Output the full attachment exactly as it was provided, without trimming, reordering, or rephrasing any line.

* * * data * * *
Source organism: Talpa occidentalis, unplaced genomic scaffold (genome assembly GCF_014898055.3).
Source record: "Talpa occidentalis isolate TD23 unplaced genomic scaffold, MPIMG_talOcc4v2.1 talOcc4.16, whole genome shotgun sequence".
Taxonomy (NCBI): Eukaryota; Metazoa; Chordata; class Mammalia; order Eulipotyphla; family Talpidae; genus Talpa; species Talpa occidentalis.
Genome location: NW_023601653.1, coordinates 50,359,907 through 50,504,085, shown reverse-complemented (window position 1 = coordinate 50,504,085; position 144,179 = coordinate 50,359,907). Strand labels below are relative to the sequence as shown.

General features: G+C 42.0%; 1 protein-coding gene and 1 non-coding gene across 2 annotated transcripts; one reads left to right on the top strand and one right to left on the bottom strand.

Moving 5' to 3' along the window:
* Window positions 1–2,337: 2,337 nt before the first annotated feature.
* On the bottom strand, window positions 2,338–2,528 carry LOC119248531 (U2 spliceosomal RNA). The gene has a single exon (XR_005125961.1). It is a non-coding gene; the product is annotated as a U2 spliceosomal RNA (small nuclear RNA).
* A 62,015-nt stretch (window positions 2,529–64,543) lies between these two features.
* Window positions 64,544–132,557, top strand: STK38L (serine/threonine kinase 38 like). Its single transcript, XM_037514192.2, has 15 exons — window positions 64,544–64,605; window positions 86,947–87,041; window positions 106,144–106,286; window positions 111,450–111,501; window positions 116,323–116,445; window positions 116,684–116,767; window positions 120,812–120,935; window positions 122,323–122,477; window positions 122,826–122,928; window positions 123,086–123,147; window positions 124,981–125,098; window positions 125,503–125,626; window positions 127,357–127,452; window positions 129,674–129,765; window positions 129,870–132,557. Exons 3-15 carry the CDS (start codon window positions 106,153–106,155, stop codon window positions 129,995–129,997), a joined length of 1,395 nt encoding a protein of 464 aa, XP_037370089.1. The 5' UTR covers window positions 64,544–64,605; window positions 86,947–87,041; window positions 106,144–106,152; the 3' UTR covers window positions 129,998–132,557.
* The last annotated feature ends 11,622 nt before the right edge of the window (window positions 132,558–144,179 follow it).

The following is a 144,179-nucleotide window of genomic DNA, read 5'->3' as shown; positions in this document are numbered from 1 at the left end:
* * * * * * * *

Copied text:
Source organism: Talpa occidentalis, unplaced genomic scaffold (genome assembly GCF_014898055.3).
Source record: "Talpa occidentalis isolate TD23 unplaced genomic scaffold, MPIMG_talOcc4v2.1 talOcc4.16, whole genome shotgun sequence".
Taxonomy (NCBI): Eukaryota; Metazoa; Chordata; class Mammalia; order Eulipotyphla; family Talpidae; genus Talpa; species Talpa occidentalis.
Genome location: NW_023601653.1, coordinates 50,359,907 through 50,504,085, shown reverse-complemented (window position 1 = coordinate 50,504,085; position 144,179 = coordinate 50,359,907). Strand labels below are relative to the sequence as shown.

General features: G+C 42.0%; 1 protein-coding gene and 1 non-coding gene across 2 annotated transcripts; one reads left to right on the top strand and one right to left on the bottom strand.

Moving 5' to 3' along the window:
* Window positions 1–2,337: 2,337 nt before the first annotated feature.
* On the bottom strand, window positions 2,338–2,528 carry LOC119248531 (U2 spliceosomal RNA). The gene has a single exon (XR_005125961.1). It is a non-coding gene; the product is annotated as a U2 spliceosomal RNA (small nuclear RNA).
* A 62,015-nt stretch (window positions 2,529–64,543) lies between these two features.
* Window positions 64,544–132,557, top strand: STK38L (serine/threonine kinase 38 like). Its single transcript, XM_037514192.2, has 15 exons — window positions 64,544–64,605; window positions 86,947–87,041; window positions 106,144–106,286; window positions 111,450–111,501; window positions 116,323–116,445; window positions 116,684–116,767; window positions 120,812–120,935; window positions 122,323–122,477; window positions 122,826–122,928; window positions 123,086–123,147; window positions 124,981–125,098; window positions 125,503–125,626; window positions 127,357–127,452; window positions 129,674–129,765; window positions 129,870–132,557. Exons 3-15 carry the CDS (start codon window positions 106,153–106,155, stop codon window positions 129,995–129,997), a joined length of 1,395 nt encoding a protein of 464 aa, XP_037370089.1. The 5' UTR covers window positions 64,544–64,605; window positions 86,947–87,041; window positions 106,144–106,152; the 3' UTR covers window positions 129,998–132,557.
* The last annotated feature ends 11,622 nt before the right edge of the window (window positions 132,558–144,179 follow it).

The following is a 144,179-nucleotide window of genomic DNA, read 5'->3' as shown; positions in this document are numbered from 1 at the left end: